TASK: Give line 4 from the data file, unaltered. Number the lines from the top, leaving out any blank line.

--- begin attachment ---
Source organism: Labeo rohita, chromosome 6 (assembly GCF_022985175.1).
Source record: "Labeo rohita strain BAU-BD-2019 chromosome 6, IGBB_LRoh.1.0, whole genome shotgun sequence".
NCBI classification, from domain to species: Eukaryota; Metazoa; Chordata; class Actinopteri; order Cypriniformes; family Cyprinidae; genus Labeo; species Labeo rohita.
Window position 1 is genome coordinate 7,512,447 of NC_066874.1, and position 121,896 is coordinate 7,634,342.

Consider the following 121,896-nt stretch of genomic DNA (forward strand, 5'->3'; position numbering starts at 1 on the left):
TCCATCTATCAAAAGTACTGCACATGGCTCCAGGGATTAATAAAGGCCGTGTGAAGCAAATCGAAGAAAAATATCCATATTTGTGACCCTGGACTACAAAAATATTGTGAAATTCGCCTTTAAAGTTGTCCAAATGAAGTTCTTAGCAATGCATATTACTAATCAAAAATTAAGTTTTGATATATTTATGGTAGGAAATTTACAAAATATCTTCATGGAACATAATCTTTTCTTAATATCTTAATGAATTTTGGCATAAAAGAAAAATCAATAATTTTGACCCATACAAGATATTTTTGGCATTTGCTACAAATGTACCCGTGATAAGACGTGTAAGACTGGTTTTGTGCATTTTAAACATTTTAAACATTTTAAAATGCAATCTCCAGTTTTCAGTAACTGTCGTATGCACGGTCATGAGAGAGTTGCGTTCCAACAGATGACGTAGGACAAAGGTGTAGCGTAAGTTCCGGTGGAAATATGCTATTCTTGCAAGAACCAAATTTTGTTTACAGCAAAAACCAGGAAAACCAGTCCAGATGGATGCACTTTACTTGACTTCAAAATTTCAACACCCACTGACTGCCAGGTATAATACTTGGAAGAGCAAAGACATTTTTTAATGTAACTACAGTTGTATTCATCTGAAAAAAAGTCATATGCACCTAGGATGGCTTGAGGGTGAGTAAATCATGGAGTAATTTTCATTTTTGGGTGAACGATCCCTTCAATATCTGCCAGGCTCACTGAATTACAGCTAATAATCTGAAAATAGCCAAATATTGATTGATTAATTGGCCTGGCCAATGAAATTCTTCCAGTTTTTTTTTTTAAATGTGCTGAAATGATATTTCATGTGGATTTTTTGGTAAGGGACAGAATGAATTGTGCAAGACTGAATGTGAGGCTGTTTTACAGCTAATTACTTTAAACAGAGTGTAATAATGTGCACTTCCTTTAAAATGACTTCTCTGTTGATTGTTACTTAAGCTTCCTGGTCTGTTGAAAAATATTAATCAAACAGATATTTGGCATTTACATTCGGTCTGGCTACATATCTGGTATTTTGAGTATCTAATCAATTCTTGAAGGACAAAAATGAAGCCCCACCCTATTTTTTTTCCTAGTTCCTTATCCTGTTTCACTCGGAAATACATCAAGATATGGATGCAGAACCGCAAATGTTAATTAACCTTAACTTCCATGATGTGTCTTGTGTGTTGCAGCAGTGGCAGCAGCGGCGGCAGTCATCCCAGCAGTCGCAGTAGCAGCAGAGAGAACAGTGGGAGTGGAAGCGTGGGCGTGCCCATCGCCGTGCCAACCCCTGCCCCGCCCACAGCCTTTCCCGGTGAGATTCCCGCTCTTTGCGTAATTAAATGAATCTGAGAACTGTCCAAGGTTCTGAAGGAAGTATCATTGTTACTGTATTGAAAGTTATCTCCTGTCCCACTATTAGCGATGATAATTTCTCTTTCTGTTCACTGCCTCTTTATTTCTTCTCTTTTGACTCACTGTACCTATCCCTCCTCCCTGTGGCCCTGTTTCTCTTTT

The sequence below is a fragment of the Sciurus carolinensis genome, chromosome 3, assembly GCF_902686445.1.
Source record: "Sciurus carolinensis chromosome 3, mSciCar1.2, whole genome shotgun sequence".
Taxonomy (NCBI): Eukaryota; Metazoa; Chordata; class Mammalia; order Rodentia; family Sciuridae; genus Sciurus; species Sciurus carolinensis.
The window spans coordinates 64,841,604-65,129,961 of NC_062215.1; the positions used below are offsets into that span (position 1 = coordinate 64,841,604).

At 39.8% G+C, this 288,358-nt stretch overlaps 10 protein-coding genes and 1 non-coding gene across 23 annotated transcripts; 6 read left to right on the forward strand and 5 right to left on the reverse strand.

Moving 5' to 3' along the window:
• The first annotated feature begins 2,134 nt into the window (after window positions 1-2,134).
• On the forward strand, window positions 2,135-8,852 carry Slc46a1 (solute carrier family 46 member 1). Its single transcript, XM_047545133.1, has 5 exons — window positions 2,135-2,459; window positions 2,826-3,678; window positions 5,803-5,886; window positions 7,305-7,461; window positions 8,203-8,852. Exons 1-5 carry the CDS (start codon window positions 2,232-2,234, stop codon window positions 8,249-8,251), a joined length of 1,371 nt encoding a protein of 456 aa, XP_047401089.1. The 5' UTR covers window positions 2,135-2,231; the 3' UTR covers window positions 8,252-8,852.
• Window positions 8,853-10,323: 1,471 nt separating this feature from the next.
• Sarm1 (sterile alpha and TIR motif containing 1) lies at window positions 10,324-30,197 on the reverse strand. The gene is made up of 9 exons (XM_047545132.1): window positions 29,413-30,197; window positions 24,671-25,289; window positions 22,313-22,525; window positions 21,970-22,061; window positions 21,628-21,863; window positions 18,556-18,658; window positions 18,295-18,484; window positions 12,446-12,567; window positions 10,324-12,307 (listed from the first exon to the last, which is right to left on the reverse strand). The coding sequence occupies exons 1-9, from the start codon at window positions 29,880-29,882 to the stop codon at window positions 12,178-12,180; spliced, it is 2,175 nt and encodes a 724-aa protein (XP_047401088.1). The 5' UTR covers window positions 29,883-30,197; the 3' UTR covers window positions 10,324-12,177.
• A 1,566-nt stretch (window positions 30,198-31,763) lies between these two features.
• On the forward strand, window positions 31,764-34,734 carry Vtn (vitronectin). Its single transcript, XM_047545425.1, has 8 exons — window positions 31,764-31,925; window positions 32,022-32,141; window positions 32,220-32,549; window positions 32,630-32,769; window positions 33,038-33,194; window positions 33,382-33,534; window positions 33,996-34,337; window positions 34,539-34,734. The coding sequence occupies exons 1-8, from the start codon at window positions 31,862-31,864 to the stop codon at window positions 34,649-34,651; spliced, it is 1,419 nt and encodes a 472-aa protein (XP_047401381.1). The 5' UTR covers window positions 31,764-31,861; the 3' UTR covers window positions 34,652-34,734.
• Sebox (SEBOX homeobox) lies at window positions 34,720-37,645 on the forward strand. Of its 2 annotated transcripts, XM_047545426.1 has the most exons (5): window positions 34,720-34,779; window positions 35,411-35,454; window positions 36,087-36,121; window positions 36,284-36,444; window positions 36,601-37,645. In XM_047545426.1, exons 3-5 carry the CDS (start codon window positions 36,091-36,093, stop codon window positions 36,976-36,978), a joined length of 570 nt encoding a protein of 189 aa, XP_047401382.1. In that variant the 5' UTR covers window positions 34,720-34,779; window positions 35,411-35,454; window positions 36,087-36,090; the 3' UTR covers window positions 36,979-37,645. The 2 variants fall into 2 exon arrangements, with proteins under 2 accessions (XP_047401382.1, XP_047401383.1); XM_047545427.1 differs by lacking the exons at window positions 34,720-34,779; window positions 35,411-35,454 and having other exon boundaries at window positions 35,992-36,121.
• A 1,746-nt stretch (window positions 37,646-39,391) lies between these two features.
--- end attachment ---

Window position 1 is genome coordinate 7,512,447 of NC_066874.1, and position 121,896 is coordinate 7,634,342.